Police were on their way to enforcement in Fairy Creek area when they were stopped

DAVID VAN DEVENTER
Cowichan Citizen and Lake Cowichan Gazette announce new publisher

David van Deventer has been with Black Press Media since 2014

Island Health is bringing a vaccination clinic to Lake Cowichan starting June 23. (Submitted)
COVID vaccine clinic coming to Lake Cowichan as area numbers lag

Clinic will operate at arena starting June 23

The Tsow-Tun Le Lum Society, which has been operating a treatment centre on land leased from the Nanoose First Nation for 35 years (pictured), has begun a fundraising campaign to open a new centre near Duncan. (Tsow-Tun Le Lum Society photo)
New Indigenous treatment centre to be built near Duncan

Centre will help survivors of residential schools

Rick Ruppenthal of Saltair will host a 12-hour talk-a-thon Friday, June 18 over Facebook live. (Photo submitted)
Talk-a-thon to focus on men’s mental health issues

Saltair man spearheading a campaign to generate more conversation during fundraiser

Maxwell Johnson is seen in Bella Bella, B.C., in an undated photo. The Indigenous man from British Columbia has filed complaints with the B.C. Human Rights Tribunal and the Canadian Human Rights Commission after he and his granddaughter were handcuffed when they tried to open a bank account. THE CANADIAN PRESS/HO-Heiltsuk Nation, Damien Gillis, *MANDATORY CREDIT*
VIDEO: Chiefs join human rights case of Indigenous man handcuffed by police in B.C. bank

Maxwell Johnson said he wants change, not just words, from Vancouver police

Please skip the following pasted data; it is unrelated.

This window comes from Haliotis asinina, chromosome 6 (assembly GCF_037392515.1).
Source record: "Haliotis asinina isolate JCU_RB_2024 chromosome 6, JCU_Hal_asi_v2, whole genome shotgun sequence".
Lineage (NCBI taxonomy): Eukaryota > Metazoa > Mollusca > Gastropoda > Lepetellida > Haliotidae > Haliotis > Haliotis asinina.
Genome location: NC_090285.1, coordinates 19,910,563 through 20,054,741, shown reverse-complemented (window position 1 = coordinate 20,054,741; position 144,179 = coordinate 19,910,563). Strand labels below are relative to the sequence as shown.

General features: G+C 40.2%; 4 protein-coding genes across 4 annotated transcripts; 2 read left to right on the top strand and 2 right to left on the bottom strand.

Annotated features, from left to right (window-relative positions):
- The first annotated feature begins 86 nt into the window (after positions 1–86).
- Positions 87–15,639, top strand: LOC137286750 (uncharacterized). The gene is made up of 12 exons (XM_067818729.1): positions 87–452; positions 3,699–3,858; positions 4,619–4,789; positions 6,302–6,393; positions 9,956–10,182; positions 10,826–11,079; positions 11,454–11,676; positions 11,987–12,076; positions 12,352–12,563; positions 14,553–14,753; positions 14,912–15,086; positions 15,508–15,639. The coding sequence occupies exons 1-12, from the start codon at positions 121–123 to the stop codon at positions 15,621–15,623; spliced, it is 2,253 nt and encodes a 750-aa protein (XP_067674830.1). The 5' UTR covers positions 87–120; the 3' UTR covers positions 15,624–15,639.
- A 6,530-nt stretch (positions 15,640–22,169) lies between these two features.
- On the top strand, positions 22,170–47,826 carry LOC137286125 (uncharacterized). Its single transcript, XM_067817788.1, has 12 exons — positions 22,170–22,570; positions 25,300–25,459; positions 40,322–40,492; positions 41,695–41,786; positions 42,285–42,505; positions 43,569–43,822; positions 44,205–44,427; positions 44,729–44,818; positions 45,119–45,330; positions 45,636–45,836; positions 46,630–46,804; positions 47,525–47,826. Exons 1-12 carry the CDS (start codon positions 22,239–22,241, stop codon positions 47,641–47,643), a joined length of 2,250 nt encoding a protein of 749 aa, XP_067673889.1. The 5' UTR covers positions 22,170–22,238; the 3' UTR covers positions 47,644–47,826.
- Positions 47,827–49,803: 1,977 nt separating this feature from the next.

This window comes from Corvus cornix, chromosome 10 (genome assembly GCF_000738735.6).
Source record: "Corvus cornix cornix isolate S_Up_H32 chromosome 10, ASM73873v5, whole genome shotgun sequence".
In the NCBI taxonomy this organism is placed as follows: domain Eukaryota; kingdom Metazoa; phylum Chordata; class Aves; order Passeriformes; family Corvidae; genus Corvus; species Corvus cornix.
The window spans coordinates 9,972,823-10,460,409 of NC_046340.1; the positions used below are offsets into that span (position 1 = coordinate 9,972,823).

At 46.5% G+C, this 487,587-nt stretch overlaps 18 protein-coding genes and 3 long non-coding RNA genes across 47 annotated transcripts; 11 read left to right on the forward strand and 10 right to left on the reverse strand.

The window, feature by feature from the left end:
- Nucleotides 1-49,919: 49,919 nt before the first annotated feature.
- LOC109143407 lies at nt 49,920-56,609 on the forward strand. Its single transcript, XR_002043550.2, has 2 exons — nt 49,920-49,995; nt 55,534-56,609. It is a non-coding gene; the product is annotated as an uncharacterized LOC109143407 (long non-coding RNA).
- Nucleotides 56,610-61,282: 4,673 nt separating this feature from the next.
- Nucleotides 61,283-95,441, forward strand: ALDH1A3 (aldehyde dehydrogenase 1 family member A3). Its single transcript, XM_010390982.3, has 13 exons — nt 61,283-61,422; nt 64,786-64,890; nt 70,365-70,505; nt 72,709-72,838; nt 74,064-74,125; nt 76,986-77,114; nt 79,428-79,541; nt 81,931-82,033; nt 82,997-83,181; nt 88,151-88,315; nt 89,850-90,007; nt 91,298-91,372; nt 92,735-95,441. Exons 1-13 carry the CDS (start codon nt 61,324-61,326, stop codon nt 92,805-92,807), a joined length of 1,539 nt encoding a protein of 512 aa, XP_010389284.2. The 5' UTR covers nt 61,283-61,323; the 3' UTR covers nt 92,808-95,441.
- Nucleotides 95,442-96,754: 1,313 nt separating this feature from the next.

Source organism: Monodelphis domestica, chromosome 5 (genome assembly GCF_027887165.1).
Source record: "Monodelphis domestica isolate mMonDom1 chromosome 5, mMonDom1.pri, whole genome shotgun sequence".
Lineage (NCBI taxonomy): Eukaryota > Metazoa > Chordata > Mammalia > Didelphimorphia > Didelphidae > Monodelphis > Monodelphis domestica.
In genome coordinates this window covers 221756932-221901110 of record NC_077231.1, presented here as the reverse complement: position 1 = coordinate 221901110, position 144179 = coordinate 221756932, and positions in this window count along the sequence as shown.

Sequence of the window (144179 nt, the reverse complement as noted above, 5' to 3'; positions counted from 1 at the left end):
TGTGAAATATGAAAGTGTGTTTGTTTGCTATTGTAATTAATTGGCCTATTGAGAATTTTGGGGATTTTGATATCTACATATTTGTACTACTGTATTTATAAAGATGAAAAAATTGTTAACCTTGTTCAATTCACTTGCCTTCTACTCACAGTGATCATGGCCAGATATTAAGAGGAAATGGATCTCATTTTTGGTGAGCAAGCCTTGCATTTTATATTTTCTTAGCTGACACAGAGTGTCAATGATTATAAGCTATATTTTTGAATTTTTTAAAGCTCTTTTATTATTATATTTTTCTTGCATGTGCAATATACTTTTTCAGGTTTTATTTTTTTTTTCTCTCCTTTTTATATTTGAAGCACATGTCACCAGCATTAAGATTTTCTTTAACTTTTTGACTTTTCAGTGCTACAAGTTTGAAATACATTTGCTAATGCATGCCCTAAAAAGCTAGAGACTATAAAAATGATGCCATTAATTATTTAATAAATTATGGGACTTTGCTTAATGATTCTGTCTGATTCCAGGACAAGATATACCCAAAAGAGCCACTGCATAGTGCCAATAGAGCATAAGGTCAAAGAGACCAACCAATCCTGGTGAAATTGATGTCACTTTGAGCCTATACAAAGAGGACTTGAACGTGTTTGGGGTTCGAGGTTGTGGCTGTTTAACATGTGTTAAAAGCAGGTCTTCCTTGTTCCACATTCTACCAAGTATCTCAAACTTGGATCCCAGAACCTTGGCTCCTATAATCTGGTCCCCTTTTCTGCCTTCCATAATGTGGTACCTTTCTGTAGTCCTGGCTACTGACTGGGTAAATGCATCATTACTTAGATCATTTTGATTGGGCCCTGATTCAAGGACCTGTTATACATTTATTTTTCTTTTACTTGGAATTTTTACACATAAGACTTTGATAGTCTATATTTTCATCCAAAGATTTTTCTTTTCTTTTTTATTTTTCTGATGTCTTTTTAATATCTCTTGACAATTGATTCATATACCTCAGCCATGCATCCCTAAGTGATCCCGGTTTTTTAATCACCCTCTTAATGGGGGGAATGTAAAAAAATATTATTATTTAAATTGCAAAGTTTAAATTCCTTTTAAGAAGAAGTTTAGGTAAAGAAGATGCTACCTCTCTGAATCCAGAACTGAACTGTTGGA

Two ambulances and a medevac helicopter are on scene at Taylor River Flats rest area on Highway 4 due to a serious motor vehicle incident. (PHOTO COURTESY MAGGIE BROWN)
Accident closes Highway 4 between Port Alberni and Tofino

Watch DriveBC for updates on road closures

Tk’emlups te Secwepemc Chief Rosanne Casimir stands outside the former Kamloops Indian Residential School after speaking to reporters, in Kamloops, B.C., on Friday, June 4, 2021.THE CANADIAN PRESS/Darryl Dyck
Kamloops chief says more unmarked graves will be found across Canada

Chief Rosanne Casimir told a virtual news conference the nation expects to release a report at the end of June

Cannabis bought in British Columbia (Ashley Wadhwani/Black Press Media)
Is it time to start thinking about greener ways to package cannabis?

Packaging suppliers are still figuring eco-friendly and affordable packaging options that fit the mandates of Cannabis Regulations

A woman wears a vaccinated sticker after receiving a COVID-19 vaccine at a vaccination clinic run by Vancouver Coastal Health, in Richmond, B.C., Saturday, April 10, 2021. THE CANADIAN PRESS/Jonathan Hayward
B.C. ranks among highest in world in COVID-19 first-dose shots: health officials

More than 76% of eligible people have received their 1st shot

A screenshot of the First Peoples Cultural Councils First Peoples’ Map. (First Peoples Cultural Council)
Online resource blends B.C.-Alberta’s Indigenous languages, art and culture

Advisor says initiative supports the urgent need to preserve Indigenous languages

An artists conception of the new terminal building at the Pitt Meadows Regional Airport.
Air travel taking off in B.C., but lack of traffic controllers a sky-high concern

There will be demand for more air traffic controllers: Miller

Canadian Armed Forces experts are on their way to North Vancouver after a local homeowner expressed worry about a military artifact he recently purchased. (Twitter DNV Fire and Rescue)
Military called in to deal with antique ‘shell’ at North Vancouver home

‘The person somehow purchased a bombshell innocently believing it was an out-of-commission military artifact’

Amy Kobelt and Tony Cruz have set their wedding date for February, hoping that more COVID-19 restrictions will have lifted. (The Macleans)
B.C. couples ‘gambling’ on whether COVID rules will let them dance at their wedding

Amy Kobelt and Tony Cruz pushed back their wedding in hopes of being able to celebrate it without the constraints of COVID-19

Most Read